Speaking tonight on the Semantic Web

The Semantic Web has been a strong interest of mine over the last two years. When I came across RDF and OWL through a research project at IST back in 2008, a Web Standard no less, I’d somehow been completely oblivious to its existence.

If you’ve never heard of the Semantic Web, here’s a quick intro video. I’ll wait here.

Everybody back? Okay! The concepts behind OWL seemed to solve a few thorny design issues I’d come across in a decade of building relational databases-backed Web 1.0 apps, and do so in a really elegant way. Working with OWL fuses aspects of relational database modeling, information architecture, and object oriented design into a new set of technologies and techniques.

As I started talking to members of the developer community at Penn State about the Semantic Web, I got a lot of blank stares and misunderstandings (“Isn’t that just XML?”). And yet, every graduate student in IST was exposed to ontologies and semantic modelling as a routine part of the curriculum. The research community had been working with ontologies for years. Clearly there was a large academic-practitioner gap here to be bridged.

So as I’ve done many times in the past with a new technology or concept, I started talking about the Semantic Web at user group meetings and conferences, and looking for ways to apply these technologies in low-risk venues.

Tonight is the latest in this series of speaking engagements, and possibly the most challenging thus far. I’ll be presenting my talk “An Argument For Semantics” at the Portland Java User Group. I’ve been really impressed by the quality of home grown presenters at PJUG since I started attending. My talk will be very different – less code, more conceptual – than usual PJUG speakers, but I’m hoping the technical experience in the room can generate a good discussion on how and when it makes sense to employ Semantic Web technologies in real world applications.

A Cloak of Accessibility

If you regularly run your browser with JavaScript support disabled like I do, you’ll occasionally run into a Web site that completely fails to operate, especially among so-called Web 2.0 sites.

I don’t know if you’ve ever noticed, but Twitter.com is not the most accessible site on the Web. I find that somewhat odd, given the relative simplicity of the user interface. This has improved a bit in the 18 months or so that I’ve been using the service, but I wouldn’t say it’s perfect yet. At least the site functionality gracefully degrades when you don’t have JavaScript.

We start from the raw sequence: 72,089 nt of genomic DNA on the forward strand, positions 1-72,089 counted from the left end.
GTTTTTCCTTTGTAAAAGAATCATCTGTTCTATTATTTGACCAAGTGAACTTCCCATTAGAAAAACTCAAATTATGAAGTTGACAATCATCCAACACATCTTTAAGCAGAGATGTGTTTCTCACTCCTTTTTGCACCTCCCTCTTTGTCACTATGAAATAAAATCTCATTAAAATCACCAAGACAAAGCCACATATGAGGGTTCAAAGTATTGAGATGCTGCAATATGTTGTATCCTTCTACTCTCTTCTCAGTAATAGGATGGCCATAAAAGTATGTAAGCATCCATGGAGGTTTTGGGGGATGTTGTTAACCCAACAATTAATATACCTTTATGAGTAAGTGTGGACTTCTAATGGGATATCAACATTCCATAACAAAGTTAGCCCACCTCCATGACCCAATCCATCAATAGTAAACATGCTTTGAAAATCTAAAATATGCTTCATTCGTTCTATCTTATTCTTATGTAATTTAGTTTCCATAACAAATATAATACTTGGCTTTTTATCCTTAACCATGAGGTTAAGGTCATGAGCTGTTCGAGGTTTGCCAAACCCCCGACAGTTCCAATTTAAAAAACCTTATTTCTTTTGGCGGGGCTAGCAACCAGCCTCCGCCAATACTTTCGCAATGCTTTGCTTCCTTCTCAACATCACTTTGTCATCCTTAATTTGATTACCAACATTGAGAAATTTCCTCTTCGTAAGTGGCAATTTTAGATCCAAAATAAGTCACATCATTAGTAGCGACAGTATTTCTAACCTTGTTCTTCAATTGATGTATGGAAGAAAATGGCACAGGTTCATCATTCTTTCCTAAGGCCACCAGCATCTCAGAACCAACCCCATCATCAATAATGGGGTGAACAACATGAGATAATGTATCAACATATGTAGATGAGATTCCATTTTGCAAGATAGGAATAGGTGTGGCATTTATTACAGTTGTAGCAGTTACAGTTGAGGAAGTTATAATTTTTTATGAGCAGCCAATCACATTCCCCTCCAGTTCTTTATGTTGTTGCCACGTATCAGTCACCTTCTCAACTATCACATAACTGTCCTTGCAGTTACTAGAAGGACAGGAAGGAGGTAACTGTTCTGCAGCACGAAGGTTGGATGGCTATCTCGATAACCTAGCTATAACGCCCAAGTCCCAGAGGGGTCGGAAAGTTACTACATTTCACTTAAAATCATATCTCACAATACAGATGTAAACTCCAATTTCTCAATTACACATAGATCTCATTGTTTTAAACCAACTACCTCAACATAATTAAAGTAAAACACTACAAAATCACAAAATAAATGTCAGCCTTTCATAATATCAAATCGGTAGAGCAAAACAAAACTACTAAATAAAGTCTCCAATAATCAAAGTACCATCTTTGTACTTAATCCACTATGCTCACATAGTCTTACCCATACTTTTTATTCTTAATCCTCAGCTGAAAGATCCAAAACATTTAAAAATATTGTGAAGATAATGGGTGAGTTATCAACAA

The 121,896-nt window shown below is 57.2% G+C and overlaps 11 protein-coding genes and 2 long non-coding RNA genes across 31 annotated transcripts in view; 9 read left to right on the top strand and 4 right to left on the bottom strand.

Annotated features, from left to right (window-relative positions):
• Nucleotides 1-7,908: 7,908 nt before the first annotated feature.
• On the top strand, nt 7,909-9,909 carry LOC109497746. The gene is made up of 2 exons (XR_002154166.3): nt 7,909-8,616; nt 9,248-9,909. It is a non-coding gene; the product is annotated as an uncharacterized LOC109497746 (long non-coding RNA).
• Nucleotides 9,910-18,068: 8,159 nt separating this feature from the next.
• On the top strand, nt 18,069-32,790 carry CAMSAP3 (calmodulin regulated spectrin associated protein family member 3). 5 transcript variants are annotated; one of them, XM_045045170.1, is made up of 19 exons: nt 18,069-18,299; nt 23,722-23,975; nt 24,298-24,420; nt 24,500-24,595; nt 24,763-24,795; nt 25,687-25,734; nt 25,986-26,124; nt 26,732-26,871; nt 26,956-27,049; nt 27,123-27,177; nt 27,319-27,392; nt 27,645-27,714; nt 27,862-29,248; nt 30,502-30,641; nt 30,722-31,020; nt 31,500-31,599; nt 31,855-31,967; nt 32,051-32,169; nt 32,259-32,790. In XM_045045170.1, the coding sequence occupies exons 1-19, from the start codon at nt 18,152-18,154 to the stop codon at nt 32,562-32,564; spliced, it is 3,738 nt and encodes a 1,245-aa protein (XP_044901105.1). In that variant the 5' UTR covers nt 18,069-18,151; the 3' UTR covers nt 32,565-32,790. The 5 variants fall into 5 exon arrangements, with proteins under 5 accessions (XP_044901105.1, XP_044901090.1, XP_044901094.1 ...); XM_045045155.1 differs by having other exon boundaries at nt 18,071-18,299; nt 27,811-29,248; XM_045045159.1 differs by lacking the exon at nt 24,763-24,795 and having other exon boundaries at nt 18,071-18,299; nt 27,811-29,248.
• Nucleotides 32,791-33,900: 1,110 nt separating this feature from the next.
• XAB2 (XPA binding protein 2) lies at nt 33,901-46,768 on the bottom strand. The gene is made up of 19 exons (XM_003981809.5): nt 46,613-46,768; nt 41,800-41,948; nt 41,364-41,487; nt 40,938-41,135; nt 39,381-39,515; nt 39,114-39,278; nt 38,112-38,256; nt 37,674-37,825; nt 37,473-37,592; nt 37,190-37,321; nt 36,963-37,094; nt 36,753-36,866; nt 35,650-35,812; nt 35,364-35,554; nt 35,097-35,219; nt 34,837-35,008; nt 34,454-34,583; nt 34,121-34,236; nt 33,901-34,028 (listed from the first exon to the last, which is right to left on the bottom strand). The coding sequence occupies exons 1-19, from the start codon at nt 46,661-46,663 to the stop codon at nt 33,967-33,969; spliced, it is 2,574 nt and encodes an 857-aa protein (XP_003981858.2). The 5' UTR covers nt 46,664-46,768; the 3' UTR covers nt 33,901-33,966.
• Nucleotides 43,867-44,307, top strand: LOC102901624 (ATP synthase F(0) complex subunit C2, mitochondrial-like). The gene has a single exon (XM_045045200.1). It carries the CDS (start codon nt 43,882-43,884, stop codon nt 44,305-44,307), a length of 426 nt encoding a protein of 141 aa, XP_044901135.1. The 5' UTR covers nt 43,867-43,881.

Enter Dennis Embree. Seeing a need, or at least an opportunity, he created a more accessible Web-based Twitter interface: AccessibleTwitter.com

The site contains a short list of some of the things the developers fixed:

  • All links are keyboard accessible.
  • Simple, consistent layout and navigation.
  • Works with or without JavaScript.
  • Large default text size and high color contrast.
  • Looks great in high or low resolution.
  • Forms are marked up for optimal accessibility.
  • Code is semantic, light, and adheres to best practices in Web Standards.

I wonder if there is a niche here for accessibility-aware Web developers: find Web 2.0 sites that brush off demands for accessibility affordances and wrap them in a “cloak of accessibility” spun from their own APIs.

I think this is a really interesting idea. I wonder what other sites could benefit from such a technique?

Fun with Twitter

Stevie told me about Twitter sometime last week, but things have been so hectic I haven’t had a chance to try it until tonight. It’s pretty entertaining so far.

Twitter is sort of an RSSoCS – Really Simple Stream of Consciousness Syndication. It’s basically an SMS/IM aware blog or diary, written one line at a time. I’m sending messages to my Twitter diary with a slick little Mac app called Twitterific.

I’m not sure anyone will actually care to know my innermost, Tourettesiest thoughts, but hey, you’re reading this blog aren’t you?